First Read For Feb. 3
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News RoundupThe headlines American Jews are talking about today.

First Read For Feb. 3

U.S. about-face on settlements; Patriots’ Jewish little big man; to counter Trump, invite a Muslim for Shabbos.

Is Julian Edelman the best Jewish player in the NFL? Lior Zaltzman/JTA
Is Julian Edelman the best Jewish player in the NFL? Lior Zaltzman/JTA

Boy, that was fast — Donald Trump’s love affair with Israel, that is.

During his successful campaign for the presidency, Trump repeatedly said he was in favor of Israel continuing to build settlements on the West Bank – contrary to the Obama administration, which considered the settlements harmful to the Middle East peace process.

It appears that Trump has done an about-face.

JTA reports that a White House statement yesterday said that settlement expansion “may not be helpful” in achieving peace. The Trump administration’s first pronouncement on an issue that has for confounded U.S.-Israel relations for decades came a week after Israeli Prime Minister Benjamin Netanyahu announced major settlement building initiatives in the West Bank and eastern Jerusalem.

“While we don’t believe the existence of settlements is an impediment to peace, the construction of new settlements or the expansion of existing settlements beyond their current borders may not be helpful in achieving that goal,” the statement said.

Most of the announcements Netanyahu’s government authorized are in existing settlements, but there are patches that would expand settlements, and cabinet ministers to Netanyahu’s right want to seize on the new friendliness of the Trump administration to expand settlements further and to annex territory.

The Trump White House statement does not call for a stop on building in existing settlements, an activity that troubled Obama, and it does not call settlements an impediment to peace. That suggests a return to the approach of President George W. Bush who for a period said he could tolerate “natural growth” within existing settlement boundaries.

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On the field, the small (by NFL standards) but tough wide receiver Julian Edelman is known as one of the favorite targets of New England Patriots quarterback Tom Brady. Off the field, he’s one of the few self-identified Jewish players in the National Football League.

“The best active Jewish player in the NFL,” according to JTA, on the eve of Sunday’s Super Bowl showdown between the Patriots and the Atlanta Falcons.

JTA highlights Edelman’s “5 most Jewish moments.”

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In the spirit of young Muslims who formed a “ring of peace” around Oslo’s main synagogue in 2015 after anti-Semitic attacks in Paris and Copenhagen, a rabbi at Toronto’s most prominent synagogue has called upon the city’s Jewish community to take a similar action at Toronto mosques following the recent attack at a mosque in Quebec City.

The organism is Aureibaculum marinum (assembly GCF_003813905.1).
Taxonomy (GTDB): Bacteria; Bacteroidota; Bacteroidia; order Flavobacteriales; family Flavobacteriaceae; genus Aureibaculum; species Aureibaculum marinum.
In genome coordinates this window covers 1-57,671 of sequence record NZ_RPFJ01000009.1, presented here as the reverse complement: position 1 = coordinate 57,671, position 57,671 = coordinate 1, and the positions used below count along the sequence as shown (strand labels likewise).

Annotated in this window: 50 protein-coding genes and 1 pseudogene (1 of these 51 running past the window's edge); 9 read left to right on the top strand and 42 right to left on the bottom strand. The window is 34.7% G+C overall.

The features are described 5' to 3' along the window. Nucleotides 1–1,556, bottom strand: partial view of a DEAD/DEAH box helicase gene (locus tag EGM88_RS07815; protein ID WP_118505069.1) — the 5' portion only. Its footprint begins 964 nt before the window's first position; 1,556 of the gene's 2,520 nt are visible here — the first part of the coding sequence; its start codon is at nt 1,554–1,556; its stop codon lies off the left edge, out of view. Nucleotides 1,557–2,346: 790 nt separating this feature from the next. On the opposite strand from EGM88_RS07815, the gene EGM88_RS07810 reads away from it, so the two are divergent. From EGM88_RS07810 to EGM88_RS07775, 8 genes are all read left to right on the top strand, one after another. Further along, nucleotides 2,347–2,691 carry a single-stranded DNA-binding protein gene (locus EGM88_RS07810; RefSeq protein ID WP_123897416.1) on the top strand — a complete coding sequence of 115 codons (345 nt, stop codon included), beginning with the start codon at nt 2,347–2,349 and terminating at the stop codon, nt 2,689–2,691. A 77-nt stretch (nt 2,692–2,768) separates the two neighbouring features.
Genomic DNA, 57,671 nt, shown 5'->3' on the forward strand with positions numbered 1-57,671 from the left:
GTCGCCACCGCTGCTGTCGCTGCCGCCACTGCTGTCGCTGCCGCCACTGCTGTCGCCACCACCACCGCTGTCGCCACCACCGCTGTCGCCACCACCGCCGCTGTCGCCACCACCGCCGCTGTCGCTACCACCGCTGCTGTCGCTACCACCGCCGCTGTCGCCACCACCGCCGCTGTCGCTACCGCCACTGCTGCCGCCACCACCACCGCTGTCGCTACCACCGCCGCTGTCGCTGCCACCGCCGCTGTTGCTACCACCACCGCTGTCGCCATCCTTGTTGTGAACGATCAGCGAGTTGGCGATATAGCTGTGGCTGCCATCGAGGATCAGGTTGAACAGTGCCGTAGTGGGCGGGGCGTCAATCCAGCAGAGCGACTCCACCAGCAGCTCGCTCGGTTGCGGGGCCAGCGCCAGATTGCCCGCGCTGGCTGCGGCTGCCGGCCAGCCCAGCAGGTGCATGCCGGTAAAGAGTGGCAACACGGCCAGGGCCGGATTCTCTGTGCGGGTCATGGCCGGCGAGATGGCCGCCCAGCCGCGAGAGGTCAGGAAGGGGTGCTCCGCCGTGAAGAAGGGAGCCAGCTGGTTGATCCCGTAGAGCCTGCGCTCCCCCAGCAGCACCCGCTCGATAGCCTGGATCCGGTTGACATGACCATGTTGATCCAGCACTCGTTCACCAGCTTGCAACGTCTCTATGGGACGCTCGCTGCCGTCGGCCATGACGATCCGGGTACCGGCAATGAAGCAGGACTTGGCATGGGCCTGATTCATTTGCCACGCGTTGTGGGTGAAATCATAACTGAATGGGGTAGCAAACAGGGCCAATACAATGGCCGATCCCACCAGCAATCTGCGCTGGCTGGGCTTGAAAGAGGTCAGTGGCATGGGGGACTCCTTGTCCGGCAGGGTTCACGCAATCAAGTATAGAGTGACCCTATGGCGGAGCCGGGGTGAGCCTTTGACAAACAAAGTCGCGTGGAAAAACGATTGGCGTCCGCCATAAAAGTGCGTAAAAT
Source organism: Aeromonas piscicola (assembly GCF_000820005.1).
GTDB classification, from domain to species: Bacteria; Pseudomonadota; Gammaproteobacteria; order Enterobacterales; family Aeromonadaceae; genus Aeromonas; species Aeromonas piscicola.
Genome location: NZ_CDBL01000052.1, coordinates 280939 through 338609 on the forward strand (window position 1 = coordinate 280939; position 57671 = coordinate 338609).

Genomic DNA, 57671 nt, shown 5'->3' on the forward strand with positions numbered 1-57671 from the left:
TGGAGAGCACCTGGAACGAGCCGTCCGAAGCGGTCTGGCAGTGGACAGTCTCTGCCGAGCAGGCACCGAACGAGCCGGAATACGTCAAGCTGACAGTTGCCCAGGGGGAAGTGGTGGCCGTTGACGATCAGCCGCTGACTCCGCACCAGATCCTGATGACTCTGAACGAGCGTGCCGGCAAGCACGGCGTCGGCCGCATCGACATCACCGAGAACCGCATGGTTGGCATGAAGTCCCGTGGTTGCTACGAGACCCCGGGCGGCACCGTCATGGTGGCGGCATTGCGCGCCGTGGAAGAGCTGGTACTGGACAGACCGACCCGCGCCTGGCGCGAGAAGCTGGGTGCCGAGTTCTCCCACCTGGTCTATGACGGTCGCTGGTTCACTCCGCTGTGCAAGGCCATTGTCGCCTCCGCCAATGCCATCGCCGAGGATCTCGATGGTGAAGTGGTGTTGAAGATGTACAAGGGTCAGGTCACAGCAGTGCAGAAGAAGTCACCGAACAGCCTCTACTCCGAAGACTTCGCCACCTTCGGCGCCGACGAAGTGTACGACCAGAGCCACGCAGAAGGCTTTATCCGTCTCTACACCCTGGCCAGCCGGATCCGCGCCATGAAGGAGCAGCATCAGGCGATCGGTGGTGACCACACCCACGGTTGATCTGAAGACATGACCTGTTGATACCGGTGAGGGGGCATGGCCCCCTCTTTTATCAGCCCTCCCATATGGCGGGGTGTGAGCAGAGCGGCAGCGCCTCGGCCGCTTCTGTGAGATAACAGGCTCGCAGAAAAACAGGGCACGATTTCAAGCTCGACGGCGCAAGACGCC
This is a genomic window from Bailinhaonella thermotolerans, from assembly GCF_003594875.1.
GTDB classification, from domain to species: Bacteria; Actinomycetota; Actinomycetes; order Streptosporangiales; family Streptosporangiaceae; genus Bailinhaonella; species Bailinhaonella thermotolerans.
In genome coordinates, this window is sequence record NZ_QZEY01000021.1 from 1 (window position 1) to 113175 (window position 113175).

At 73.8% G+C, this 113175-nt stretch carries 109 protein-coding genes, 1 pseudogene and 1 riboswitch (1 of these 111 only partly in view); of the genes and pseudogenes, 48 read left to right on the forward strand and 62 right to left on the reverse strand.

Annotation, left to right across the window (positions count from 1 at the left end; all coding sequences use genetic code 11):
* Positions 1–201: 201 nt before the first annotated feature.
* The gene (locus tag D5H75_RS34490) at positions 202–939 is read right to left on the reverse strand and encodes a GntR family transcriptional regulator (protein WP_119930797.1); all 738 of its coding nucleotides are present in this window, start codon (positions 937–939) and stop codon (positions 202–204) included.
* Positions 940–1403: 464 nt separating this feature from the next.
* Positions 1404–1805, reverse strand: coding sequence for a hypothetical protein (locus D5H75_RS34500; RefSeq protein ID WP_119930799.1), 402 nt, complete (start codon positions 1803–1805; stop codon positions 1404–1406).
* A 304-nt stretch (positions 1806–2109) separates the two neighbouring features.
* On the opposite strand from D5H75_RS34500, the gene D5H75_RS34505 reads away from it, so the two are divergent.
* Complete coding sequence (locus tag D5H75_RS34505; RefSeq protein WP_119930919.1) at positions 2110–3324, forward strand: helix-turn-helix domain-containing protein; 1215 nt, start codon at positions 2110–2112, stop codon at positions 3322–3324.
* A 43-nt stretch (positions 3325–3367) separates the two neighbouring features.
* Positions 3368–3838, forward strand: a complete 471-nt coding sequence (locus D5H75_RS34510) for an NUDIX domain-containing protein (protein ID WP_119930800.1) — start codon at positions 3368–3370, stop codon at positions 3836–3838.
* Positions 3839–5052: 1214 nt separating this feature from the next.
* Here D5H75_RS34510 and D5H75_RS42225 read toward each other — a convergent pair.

Rabbi Yael Splansky of Holy Blossom Temple, has urged Jews, Christians and Moslems to form rings of peace around several Toronto mosques during prayer services on Friday, the Canadian Jewish News reports.

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The future of Ukraine’s Jewish community “doesn’t look very bright” and is in danger of disappearing altogether, according to the Jerusalem Post.

One of its leaders, who ended a four-day visit to Israel on Thursday. Eduard Dolinsky, executive director of the Kiev-based Ukrainian Jewish Committee, on a trip to Israel hosted by the Israeli-Jewish Congress, declared that “The Ukrainian Jewish community is in crisis,” citing the ongoing war in Donbass and the country’s dire economic situation.

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Rabbi Shmuel Herzfeld, spiritual leader of The National Synagogue in Washington, has come up with a unique way to combat the rising anti-Muslim feelings in the United States caused by the Trump administration’s restrictive immigration policies — invite a Muslim to a Shabbat dinner.

“A Shabbat dinner is a powerful opportunity to connect while breaking bread together,” he writes in the Jewish Journal of Los Angeles. “We must simply demonstrate that we are embracing and giving respect to our Muslim neighbors. In this specific case, our goal would be to tell this Muslim child that there are people in this country who are not Muslims but who care very deeply about him and his well-being.

‘The Midrash (Bereishit 11:4) tells of the time that the Roman ruler, Antoninus went to visit the great sage of the Mishnah, Rebbe for a Shabbat meal,” Rabbi Herzfeld writes. “He was so impressed with the lukewarm Shabbat food that was served that he returned during the week for another meal. But this time the food was served piping hot and it wasn’t good. He asked Rebbe what was missing. Rebbe said, “We are missing one spice. The spice of Shabbat!”

“We should all follow Rebbe’s lead and share the spice of Shabbat.”

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